‘Agricultural practices are not necessarily at fault here, but our choice of food is.’

Although Bajzelj in other points has discussed the potential faults of agricultural supply, the media has not reported so. Surely rather than playing the blame game we should be suggesting a gradual change in diet AS WELL as improving the energy passed down the food chains and improving supply practises. Okay supply acts to meet demand but if we mitigate demand as suggested in the papers and improve the methods of supply, we surely stand a better chance against both of these global problems. In my opinion a dual attack is best and the articles presented do not provide the full picture.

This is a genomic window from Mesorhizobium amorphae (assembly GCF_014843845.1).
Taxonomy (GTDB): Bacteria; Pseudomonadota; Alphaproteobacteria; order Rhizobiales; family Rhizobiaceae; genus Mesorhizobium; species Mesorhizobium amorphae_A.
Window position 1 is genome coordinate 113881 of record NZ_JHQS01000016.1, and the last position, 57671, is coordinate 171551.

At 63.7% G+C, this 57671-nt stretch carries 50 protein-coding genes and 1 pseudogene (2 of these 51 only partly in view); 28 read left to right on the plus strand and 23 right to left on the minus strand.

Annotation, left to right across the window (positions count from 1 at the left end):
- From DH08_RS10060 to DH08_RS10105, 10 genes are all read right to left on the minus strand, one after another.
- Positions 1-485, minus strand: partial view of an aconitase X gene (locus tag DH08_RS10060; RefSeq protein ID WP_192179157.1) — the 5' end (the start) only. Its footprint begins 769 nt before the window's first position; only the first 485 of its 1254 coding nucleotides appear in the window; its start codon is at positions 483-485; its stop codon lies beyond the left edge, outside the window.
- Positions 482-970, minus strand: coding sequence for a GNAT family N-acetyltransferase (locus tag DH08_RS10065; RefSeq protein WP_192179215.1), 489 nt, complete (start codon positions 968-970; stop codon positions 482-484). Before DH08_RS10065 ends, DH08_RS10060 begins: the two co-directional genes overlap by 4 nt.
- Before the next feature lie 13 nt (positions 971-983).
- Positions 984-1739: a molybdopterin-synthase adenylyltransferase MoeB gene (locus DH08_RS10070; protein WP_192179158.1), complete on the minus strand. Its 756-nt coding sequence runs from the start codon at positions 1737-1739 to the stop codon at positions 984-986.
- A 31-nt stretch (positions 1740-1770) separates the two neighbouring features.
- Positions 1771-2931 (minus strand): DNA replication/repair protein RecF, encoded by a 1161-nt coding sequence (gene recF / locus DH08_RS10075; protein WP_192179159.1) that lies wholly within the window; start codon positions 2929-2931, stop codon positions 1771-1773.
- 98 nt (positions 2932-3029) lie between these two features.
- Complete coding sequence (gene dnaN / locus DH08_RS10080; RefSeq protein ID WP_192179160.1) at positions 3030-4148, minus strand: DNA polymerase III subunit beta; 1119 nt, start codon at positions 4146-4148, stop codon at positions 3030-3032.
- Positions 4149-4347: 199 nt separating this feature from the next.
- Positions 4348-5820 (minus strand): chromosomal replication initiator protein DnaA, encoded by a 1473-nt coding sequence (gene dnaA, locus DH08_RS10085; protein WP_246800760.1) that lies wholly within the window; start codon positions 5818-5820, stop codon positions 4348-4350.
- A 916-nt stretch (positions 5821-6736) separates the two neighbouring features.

The issues of climate change and food security plucks at many of my heartstrings, I feel strongly about climate change and always have, however feel strongly we should increase food production in order to prevent starvation. What if such a way involves increasing cattle numbers to feed the world? Although this option is not sustainable what if it prevents starvation in the here and now? I find myself in a moral quandary, which wins out ethically, preventing the starvation of populations or combating climate change? Either way the picture at the moment seems pretty bleak! I feel cooperation between scientists exploring climate change and those trying to solve food security problems needs to be seen to allow production of a pragmatic, sensible plan. Alternatively, home grown foods may be the answer- get your allotment applications in!

Rosie Brian

Scientist in training

To find out more about any of the issues discussed and further life science related research click here